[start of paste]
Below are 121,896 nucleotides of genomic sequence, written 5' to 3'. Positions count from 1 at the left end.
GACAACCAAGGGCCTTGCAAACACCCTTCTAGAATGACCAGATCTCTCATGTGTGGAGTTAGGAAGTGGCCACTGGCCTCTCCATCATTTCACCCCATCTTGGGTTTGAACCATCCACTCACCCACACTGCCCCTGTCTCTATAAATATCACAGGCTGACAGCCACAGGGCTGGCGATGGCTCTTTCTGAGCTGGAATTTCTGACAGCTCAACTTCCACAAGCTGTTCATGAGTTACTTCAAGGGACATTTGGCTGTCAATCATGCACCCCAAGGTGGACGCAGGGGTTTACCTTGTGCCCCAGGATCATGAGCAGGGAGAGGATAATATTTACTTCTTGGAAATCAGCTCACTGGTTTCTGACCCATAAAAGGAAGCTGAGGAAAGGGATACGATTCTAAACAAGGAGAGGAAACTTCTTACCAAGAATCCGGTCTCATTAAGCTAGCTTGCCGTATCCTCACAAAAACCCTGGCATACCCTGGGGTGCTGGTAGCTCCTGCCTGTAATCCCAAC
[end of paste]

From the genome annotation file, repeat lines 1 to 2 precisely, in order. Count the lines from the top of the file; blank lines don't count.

Below are 121,896 nucleotides of genomic sequence, written 5' to 3'. Positions count from 1 at the left end.
GACAACCAAGGGCCTTGCAAACACCCTTCTAGAATGACCAGATCTCTCATGTGTGGAGTTAGGAAGTGGCCACTGGCCTCTCCATCATTTCACCCCATCTTGGGTTTGAACCATCCACTCACCCACACTGCCCCTGTCTCTATAAATATCACAGGCTGACAGCCACAGGGCTGGCGATGGCTCTTTCTGAGCTGGAATTTCTGACAGCTCAACTTCCACAAGCTGTTCATGAGTTACTTCAAGGGACATTTGGCTGTCAATCATGCACCCCAAGGTGGACGCAGGGGTTTACCTTGTGCCCCAGGATCATGAGCAGGGAGAGGATAATATTTACTTCTTGGAAATCAGCTCACTGGTTTCTGACCCATAAAAGGAAGCTGAGGAAAGGGATACGATTCTAAACAAGGAGAGGAAACTTCTTACCAAGAATCCGGTCTCATTAAGCTAGCTTGCCGTATCCTCACAAAAACCCTGGCATACCCTGGGGTGCTGGTAGCTCCTGCCTGTAATCCCAAC